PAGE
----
[EDW] Do you have any projects on the horizon that we should be looking out for?

[JPL] I have been kicking around an idea for a book on hoaxes. Charles Fort once said it is possible that all religions began as hoaxes. I am not interested in making claims that certain religions were founded by con artists or false prophets or anything of that sort. Rather I am interested in the collective nature of a hoax in which multiple people construct an alternate version of reality. Many of the exorcism cases I studied clearly began with adolescents engaged in play––but once religious leaders labeled that play as demonic possession, that interpretation became a social fact. It was thereafter impossible for the adolescent to be anything other than demonically possessed. So the people labeling the play are in a way more the authors of the hoax than the players themselves. I think there is something important going on in these cases that can help us understand how human beings go about performing the social construction of reality.

Monday, 15 August 2022

An Interview with Dr Aled Thomas

Today, my interview series conducted for the World Religions and Spirituality Project (WRSP – see their website here) continued with a conversation with Dr Aled Thomas, a specialist in the previously unexplored world of Free Zone Scientology. Having devoting his doctoral thesis to the subject, Dr Thomas has since published his research as the monograph Free Zone Scientology: Contesting the Boundaries of a New Religion (Bloomsbury, 2021), a fascinating insight into the forms of Scientology practised by people not belonging to the Church of Scientology itself. Dr Thomas was recently appointed Teaching Fellow at the University of Leeds and is an Associate Lecturer at the Open University.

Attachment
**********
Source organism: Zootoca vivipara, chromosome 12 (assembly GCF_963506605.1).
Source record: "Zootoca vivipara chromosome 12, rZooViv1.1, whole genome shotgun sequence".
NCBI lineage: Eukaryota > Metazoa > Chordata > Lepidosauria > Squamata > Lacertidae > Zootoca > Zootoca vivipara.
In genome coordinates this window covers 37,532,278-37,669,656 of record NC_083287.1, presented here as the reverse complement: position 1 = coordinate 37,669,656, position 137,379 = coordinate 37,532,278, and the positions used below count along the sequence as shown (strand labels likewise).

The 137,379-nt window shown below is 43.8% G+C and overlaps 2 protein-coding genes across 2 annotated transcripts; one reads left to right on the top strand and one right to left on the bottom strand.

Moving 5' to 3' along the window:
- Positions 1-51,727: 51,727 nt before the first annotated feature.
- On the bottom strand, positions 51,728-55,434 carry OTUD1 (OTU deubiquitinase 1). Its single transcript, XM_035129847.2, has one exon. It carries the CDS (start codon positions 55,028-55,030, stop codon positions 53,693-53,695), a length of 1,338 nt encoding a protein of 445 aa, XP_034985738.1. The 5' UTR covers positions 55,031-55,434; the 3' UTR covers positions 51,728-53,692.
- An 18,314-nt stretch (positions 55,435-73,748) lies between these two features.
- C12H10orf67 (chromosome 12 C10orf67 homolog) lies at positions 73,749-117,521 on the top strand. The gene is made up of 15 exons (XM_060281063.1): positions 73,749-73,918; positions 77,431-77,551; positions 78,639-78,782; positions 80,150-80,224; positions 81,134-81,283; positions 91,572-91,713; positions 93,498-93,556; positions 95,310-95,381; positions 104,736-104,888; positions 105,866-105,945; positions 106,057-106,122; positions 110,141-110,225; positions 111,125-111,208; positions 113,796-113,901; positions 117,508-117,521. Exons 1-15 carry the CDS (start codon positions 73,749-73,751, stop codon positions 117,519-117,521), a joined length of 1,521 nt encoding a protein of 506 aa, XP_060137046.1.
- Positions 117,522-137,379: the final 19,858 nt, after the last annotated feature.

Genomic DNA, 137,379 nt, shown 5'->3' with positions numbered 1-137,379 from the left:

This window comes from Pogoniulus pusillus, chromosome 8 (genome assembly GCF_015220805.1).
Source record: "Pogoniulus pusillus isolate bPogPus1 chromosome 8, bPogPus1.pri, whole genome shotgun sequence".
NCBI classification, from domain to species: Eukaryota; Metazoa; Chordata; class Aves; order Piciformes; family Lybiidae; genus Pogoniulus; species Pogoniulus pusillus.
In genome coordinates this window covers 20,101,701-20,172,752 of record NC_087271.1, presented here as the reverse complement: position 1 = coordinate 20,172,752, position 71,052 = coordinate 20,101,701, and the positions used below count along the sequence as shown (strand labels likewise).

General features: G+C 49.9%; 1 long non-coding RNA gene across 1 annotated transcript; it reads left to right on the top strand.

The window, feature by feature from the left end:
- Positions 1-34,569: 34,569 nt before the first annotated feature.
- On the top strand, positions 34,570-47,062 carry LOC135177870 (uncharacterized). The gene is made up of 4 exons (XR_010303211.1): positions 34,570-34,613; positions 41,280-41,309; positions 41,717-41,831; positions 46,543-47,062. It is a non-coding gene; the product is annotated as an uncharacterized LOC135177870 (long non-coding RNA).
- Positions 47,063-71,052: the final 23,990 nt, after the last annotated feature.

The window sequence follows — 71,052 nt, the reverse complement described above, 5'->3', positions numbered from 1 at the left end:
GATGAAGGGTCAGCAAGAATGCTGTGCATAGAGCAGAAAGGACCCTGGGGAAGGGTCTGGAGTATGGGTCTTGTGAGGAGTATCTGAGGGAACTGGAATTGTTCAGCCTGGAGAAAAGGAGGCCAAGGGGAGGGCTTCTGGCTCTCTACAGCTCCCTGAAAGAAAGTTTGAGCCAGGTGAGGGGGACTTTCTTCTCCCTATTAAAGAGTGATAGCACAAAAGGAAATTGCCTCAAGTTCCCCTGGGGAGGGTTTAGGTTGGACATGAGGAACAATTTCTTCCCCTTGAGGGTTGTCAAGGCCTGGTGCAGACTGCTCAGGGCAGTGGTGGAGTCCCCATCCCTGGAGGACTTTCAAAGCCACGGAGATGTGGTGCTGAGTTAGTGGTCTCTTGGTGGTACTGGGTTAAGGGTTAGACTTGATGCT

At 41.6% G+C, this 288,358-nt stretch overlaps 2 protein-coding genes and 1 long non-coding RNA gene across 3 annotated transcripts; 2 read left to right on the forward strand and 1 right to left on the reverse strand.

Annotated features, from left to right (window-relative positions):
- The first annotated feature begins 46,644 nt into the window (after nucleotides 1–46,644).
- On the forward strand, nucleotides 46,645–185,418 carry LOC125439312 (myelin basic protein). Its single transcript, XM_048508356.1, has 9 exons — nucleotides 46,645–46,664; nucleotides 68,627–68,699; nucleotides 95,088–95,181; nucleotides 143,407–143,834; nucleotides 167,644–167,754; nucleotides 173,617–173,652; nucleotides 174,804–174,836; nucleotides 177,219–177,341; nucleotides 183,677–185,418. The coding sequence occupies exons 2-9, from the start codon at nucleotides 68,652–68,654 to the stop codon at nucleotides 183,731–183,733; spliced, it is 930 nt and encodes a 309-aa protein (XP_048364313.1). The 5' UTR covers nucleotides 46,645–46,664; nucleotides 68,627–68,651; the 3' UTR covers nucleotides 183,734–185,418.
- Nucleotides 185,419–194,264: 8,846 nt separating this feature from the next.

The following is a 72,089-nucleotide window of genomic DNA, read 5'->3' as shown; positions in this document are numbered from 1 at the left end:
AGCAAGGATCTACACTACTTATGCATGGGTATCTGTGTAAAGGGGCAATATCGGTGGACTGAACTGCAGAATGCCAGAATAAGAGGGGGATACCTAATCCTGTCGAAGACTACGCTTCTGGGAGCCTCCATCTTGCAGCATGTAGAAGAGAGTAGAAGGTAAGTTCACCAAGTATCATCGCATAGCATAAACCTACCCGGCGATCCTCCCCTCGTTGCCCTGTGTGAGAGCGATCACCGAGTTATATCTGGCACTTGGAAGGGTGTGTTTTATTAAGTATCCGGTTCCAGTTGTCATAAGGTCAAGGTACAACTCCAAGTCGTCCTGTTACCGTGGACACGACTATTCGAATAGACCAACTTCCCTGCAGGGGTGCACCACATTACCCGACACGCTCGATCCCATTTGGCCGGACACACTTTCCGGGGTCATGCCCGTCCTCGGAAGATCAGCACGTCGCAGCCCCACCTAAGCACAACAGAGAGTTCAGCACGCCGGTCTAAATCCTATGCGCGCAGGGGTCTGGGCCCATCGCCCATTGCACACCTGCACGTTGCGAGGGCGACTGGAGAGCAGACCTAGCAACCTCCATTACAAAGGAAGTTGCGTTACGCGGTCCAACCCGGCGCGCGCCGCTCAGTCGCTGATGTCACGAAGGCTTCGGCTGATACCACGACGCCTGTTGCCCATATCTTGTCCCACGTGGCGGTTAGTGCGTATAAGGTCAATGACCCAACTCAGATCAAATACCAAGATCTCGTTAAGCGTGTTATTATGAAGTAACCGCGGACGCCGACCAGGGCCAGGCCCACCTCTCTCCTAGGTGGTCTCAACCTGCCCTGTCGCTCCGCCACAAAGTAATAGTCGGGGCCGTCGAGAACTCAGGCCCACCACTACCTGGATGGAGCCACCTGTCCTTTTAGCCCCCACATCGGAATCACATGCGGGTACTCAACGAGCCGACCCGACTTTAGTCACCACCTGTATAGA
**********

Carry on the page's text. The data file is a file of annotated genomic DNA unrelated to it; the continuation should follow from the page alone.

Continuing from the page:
[EDW] You’ve stayed within the academic track of Religious Studies from the undergraduate to the PhD level—and have also picked up a PGCE teaching qualification in Religious Education along the way—so religion has clearly been a topic of great interest to you. Where does your interest in religion, and especially in what we might call ‘alternative religion’, come from?

[AT] I think, like several academics in the UK, I was initially drawn to the topic of religion by my two fantastic Religious Education (RE) teachers in secondary school. They were engaging and exciting—and very open to debate (always a good thing!). I knew quite early on that I wanted to pursue Religious Studies as my undergraduate degree and that’s where my interest in ‘alternative religions’ started. My RE teachers had to work within the limitations of a precise curriculum, which left little room for exploring the ‘alternatives’. I remember that one of my earliest undergraduate modules was called ‘Cults and Sects’ (what a name!), and discovering religions outside the World Religions Paradigm* was a revelation.